by Susan Mikula Campbell
Luciano went to the groomer's this week so he'd look handsome for the book signing on Saturday at the Niagara County SPCA/Rainbow Animal Shelter on Lockport Road.
The book, "Luciano, A Dog's Story," was written by his owner, Ellie Marcolini of Wheatfield. Marcolini plans to donate proceeds of its sale to the local SPCA and to PETA (People for the Ethical Treatment of Animals).
Luciano, named after Luciano Pavarotti, is Marcolini's 9-year-old bichon frise. Marcolini is a creative writing teacher and freelance writer. Longtime Lewiston residents, she and her husband, Paul, had moved to Deborah Lane in Wheatfield when they purchased Luciano in 2002. They moved to Crestwood Commons off Niagara Falls Boulevard after Paul's illness worsened. Paul and Luciano often rode around the senior living development in Paul's motorized wheelchair, and Luciano was a faithful companion whenever Marcolini or son, Jamie, had to be away from home.
Paul died on July 11, 2008.
"For the 12 days Paul spent at the Hospice in Lockport, Luciano wanted to be on his bed from 9:30 a.m. to 9:30 p.m.," Marcolini said.
After Paul died, Luciano would start out sleeping in her bed, but during the night, would get up and go sleep in "Papa's chair."
Before he died, Paul asked his wife to write a book. At first she thought he meant their memoirs.
"One day I had an epiphany. What was central in Paul's life? Who never left his side?" Marcolini said. "I see this as a tribute to my husband and to dogs everywhere."
So this book of life, death and survival is written in the voice of and from the viewpoint of a cuddly, bright-eyed, loving ball of white fluff, who enjoys giving kisses, snacking on baby carrots and string beans and barking at a neighborhood cat who taunts him from outside his owner's new Wheatfield condo.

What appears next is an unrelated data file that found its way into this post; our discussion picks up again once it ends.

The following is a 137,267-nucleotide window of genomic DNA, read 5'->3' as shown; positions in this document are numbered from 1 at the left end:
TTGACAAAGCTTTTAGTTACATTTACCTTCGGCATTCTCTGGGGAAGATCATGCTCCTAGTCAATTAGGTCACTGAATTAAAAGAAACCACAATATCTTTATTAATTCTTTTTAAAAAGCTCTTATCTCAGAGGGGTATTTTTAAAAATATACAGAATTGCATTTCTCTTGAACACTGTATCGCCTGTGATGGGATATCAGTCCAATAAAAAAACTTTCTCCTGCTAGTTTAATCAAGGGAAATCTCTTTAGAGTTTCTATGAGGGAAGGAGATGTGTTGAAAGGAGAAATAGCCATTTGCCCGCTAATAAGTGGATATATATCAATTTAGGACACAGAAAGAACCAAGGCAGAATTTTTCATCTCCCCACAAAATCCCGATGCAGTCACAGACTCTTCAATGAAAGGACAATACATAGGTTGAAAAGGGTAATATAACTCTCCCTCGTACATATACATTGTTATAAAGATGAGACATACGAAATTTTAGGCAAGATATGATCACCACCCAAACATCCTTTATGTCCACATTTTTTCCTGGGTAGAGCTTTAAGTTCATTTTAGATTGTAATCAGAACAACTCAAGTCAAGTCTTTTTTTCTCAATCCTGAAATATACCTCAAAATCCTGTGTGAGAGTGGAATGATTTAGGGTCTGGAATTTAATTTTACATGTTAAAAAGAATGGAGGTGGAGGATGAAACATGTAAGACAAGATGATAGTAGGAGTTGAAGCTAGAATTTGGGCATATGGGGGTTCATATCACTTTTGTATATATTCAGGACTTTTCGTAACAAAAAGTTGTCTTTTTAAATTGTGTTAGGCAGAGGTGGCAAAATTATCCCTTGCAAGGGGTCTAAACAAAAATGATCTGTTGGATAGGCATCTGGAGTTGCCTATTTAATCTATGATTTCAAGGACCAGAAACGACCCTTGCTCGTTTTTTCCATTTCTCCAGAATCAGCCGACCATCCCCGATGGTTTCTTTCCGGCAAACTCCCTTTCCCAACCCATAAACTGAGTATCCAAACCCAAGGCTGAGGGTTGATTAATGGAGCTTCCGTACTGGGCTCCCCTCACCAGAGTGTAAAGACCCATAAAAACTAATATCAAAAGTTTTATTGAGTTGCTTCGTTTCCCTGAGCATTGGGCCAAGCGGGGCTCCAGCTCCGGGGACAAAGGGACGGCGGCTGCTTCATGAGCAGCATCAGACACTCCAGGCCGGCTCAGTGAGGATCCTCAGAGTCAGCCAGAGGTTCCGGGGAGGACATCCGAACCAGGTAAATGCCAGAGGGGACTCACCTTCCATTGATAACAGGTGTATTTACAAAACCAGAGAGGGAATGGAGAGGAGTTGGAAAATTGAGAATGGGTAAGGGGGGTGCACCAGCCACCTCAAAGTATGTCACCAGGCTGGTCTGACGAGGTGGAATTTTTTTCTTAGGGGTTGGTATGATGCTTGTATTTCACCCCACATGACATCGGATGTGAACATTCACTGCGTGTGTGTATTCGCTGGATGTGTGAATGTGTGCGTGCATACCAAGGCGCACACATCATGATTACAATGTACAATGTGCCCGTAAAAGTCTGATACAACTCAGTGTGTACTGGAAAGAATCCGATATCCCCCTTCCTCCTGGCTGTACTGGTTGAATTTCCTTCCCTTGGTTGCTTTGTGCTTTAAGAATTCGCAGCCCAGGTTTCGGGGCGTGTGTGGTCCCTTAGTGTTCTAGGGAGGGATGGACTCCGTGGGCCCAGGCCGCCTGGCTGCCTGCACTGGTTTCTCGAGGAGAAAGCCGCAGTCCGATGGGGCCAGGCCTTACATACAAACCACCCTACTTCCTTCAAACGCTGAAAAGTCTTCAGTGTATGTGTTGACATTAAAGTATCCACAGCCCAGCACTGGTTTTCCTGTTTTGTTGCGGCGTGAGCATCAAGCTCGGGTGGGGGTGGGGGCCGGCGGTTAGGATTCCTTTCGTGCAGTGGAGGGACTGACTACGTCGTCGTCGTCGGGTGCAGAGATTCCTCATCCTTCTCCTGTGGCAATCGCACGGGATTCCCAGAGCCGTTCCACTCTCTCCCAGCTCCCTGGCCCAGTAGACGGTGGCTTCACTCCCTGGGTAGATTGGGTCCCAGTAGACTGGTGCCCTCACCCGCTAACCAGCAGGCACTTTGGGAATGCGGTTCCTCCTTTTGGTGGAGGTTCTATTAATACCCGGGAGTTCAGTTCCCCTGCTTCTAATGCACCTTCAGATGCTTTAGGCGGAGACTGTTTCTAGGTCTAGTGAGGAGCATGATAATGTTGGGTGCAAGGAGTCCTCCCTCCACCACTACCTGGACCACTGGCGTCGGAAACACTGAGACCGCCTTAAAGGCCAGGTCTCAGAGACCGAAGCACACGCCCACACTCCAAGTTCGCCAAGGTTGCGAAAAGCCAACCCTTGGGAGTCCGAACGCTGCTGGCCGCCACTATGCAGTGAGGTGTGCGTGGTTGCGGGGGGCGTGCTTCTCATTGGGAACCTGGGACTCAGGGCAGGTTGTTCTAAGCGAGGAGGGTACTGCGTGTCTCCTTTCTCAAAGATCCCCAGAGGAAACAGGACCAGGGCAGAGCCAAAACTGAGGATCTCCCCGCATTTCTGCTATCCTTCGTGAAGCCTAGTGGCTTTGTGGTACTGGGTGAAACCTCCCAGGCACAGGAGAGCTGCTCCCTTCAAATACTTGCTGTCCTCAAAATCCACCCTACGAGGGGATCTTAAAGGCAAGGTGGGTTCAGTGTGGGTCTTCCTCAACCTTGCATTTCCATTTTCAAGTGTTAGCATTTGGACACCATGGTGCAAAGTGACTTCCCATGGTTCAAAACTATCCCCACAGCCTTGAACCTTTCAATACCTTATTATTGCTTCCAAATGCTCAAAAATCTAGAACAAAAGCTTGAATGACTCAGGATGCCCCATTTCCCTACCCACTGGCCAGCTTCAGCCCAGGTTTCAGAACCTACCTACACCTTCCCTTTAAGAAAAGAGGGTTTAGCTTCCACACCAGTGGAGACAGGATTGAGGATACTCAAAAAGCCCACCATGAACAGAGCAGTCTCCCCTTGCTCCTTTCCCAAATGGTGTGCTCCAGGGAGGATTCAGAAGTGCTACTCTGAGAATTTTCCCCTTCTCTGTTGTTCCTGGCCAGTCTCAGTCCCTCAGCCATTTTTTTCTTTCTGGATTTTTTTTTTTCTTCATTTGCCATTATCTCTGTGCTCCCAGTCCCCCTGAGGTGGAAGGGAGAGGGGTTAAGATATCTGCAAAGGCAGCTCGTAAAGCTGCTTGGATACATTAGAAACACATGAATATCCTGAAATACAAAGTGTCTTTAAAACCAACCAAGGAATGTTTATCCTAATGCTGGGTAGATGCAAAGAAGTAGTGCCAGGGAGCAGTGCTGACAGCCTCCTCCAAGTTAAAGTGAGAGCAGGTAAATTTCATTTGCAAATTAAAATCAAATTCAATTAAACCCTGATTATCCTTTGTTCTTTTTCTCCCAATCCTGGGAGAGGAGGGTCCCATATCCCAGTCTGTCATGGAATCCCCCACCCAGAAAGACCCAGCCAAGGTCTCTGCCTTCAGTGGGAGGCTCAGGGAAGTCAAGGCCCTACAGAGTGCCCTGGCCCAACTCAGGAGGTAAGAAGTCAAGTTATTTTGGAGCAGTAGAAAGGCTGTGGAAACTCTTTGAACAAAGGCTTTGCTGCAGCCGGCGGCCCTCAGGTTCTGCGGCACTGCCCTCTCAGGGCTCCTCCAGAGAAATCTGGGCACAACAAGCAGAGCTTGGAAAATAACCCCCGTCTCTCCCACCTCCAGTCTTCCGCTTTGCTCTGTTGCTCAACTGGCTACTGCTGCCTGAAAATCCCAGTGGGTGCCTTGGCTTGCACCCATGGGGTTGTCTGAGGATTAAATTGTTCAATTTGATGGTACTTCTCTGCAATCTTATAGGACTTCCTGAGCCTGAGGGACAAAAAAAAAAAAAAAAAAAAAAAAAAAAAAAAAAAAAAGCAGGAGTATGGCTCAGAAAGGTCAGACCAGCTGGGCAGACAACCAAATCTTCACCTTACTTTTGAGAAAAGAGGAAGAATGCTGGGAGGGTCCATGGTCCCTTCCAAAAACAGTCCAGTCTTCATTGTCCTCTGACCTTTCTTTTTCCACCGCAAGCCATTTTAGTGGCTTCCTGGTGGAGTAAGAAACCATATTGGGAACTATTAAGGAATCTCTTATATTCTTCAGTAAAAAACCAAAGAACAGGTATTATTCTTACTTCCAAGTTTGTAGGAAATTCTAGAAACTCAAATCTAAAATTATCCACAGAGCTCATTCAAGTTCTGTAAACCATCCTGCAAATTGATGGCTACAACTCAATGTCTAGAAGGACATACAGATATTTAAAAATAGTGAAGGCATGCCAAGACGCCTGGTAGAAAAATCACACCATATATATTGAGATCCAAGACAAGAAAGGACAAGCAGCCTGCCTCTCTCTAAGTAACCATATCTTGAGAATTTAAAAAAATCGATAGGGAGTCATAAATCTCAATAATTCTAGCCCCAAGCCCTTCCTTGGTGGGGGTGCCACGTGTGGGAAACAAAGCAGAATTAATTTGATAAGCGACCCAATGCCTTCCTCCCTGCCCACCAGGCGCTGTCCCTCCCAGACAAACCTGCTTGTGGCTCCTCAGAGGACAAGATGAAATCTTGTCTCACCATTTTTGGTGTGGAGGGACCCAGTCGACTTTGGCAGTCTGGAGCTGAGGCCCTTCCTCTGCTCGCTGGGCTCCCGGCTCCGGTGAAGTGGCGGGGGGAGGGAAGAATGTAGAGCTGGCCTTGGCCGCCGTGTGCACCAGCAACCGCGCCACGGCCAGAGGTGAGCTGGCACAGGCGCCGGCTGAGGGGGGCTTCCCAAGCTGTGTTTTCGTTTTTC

"Life would be very lonely without my little dog," Marcolini said.
Marcolini thought she'd never get her book finished and published. Soon after her husband's death, she was hospitalized for a heart attack, then had to have back surgery, and then a bad fall and broken bones put her back in the hospital again. She also had to mourn the death of one of her twin daughters. Not only that, but she writes by hand and is "struggling" to learn how to use a computer.
She told Dr. Jayanta Chaudhuri that she considered Luciano's story to be her "last hurrah." Maybe, maybe not. He's suggested a second book, based on his father's dog in India, Puffy, being pen pals with Luciano.
Meanwhile, there are the signings of the $7.99 book and the hope that the profits of this legacy to man's best friend will assist other animals through the SPCA and PETA.
Both Marcolini and Luciano will be at the SPCA, 2100 Lockport Road, Wheatfield, at 2 p.m. Saturday, Jan. 22.
Marcolini also will sign copies of her book at 2 p.m. Saturday, Feb. 5, at Crestwood Commons (dogs not allowed in the dining room, so no meet and greet by Luciano) and at 11 a.m. Saturday, Jan. 29 at Milan Salon, 5073 Merrywood Drive, Lewiston.